My own belief is that without doing this yourself or having a lot of involvement, you won't be able to expand. Just having a hard time believing the less than 1 cent per customer with what I know from your post.

    As far as the book thing...you would have a very limited audience that would buy...as already said, you'd have to charge a lot to make it profitable.

    We do have those events at the fairgrounds here in Ohio where I live. Kinda like the gun shows, etc.

    Maybe I'm just not reading your post right...not sure.
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    • Profile picture of the author themikerogers
      This is what I mean...

      Originally Posted by max5ty View Post

      So my guess is you're saying based on what they pay for inclusion in your event, they're having the customers walk by and based on that divided by cost and traffic it's less than 1 cent.

      $150 for booth space divided by 60,000 potential customers = .0025 per person.



      I have no intention of making books or videos on how to do it. It would be too time consuming.
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      • Profile picture of the author savidge4
        Originally Posted by themikerogers View Post

        I have no intention of making books or videos on how to do it. It would be too time consuming.
        And the downhill slide begins.

        If you think franchise for a moment. I have the original subway and I want to sell the right to open more.. there had better be a book, some videos.. SOMETHING in place to ensure its at least better than close to the original... that's YOUR reputation.

        Isnt there a case about a FortNite event gone wrong recently?

        If an event falls short and has YOUR name on it.. whos fault is it?
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      • Profile picture of the author Claude Whitacre
        Originally Posted by themikerogers View Post

        This is what I mean...




        $150 for booth space divided by 60,000 potential customers = .0025 per person.



        I have no intention of making books or videos on how to do it. It would be too time consuming.
        That's too bad. Do you know how to licence? If you aren't going to create a complete information package, then you will be offering a complete "done for you" service.

        A few people will pay for a complete information package, including consulting time with you. A heavy commitment of time and effort on your part. Or they want hand holding...and they want you to do everything. A heavy commitment of time and effort on your part.

        What you are suggesting in your first post (and the bolded portion above) is only going to appeal to people who are already putting on Comicons, and just need a little help with cosplayers, celebrities, and maybe marketing.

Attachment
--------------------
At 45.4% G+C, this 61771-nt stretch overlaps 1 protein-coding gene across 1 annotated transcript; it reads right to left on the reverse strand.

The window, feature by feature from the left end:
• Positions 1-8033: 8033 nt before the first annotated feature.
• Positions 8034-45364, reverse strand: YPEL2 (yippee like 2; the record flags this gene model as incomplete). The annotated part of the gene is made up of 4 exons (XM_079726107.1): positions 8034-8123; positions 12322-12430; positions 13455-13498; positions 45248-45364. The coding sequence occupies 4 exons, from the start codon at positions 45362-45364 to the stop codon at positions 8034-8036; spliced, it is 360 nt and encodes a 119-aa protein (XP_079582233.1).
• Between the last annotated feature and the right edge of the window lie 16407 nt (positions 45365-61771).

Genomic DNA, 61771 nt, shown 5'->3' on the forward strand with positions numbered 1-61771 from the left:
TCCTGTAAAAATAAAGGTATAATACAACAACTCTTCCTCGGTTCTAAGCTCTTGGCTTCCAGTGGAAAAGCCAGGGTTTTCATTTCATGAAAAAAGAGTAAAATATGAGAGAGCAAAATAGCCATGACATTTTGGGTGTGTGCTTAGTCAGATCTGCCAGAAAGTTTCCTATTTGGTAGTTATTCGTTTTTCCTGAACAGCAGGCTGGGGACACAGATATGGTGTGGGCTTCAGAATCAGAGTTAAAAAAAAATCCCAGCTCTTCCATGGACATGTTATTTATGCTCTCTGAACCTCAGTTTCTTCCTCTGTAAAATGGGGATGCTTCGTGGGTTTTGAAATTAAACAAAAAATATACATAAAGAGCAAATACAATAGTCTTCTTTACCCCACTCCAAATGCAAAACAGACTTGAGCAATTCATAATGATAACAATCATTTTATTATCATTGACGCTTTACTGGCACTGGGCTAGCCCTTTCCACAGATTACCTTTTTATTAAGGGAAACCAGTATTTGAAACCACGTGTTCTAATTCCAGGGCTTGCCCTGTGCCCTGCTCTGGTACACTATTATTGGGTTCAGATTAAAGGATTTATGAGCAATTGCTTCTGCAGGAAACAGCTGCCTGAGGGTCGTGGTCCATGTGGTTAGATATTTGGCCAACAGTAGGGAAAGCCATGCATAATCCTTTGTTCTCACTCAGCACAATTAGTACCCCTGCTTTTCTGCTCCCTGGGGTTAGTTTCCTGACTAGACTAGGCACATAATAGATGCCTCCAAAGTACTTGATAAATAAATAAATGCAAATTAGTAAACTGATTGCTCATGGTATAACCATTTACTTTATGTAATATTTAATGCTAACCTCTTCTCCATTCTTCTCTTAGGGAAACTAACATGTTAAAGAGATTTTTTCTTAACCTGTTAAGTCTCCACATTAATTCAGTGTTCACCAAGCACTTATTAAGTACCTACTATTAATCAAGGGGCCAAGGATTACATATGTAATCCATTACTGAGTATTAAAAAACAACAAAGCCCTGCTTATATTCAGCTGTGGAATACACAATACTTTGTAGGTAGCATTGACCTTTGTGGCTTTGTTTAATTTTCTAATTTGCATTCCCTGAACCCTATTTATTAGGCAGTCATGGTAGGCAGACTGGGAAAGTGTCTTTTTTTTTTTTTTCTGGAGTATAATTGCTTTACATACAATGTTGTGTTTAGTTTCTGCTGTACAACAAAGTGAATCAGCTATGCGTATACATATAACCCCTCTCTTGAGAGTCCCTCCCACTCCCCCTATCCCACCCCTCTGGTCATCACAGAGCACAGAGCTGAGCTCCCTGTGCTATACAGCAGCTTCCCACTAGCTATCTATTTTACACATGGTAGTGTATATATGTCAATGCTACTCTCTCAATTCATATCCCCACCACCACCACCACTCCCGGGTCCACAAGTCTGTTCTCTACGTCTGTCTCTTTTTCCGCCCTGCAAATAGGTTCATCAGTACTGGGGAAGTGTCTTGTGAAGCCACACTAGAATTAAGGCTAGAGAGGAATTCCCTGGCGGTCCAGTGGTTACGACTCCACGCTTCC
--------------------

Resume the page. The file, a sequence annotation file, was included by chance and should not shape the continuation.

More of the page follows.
But presenting it to investors? People who haven't put on a comicon yet? You better be prepared to do everything for them, or build a comprehensive information package that you can sell for a chunk of money.

        And creating manuals and videos is no more time consuming than any other business start up. If you are going to be selling this to newbies, you need a comprehensive presentation. Answering every potential question and concern, building value. A heavy load right there.

        Unless you are going to sell your offer for $1,000 per event to established comicon producers. Then much of this isn't needed.

        And how would you sell it? One on one? in a seminar setting? To your booth buyers?

        Marketing 101 is to know exactly who you will sell to, how to get a hold of them, how to pitch them.....and then you worry about how to fulfill.
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        • Profile picture of the author GordonJ
          Because of posts like this one by Claude. And the stuff by Savidge4, max5ty, animal44, Jason K, Princess B, and others in this subforum, is enough value to keep us coming back.

          Even when, or if, not necessarily referring to this Original Poster, but...often the advice given is not the advice wanted. So the OP either argues his point, or just leaves and ignores the advice.

          And many times, the value is in the questions which are asked by EXPERIENCED business people.

          When someone, anyone, laments that an answer is "too time consuming", it is a red flag tossed onto the playing field, and experience tells us...best not waste anymore of our time because a "man convinced against his will is of the same opinion still".

          With all the modern tools of leverage, including ghost writers and dictation/transcription services, manuals, books, courses, how to can be knocked out very quickly.

          Good luck to the OP. See you in the funny papers.

          GordonJ





          Originally Posted by Claude Whitacre View Post

          That's too bad. Do you know how to licence? If you aren't going to create a complete information package, then you will be offering a complete "done for you" service.

          A few people will pay for a complete information package, including consulting time with you. A heavy commitment of time and effort on your part. Or they want hand holding...and they want you to do everything. A heavy commitment of time and effort on your part.

          What you are suggesting in your first post (and the bolded portion above) is only going to appeal to people who are already putting on Comicons, and just need a little help with cosplayers, celebrities, and maybe marketing.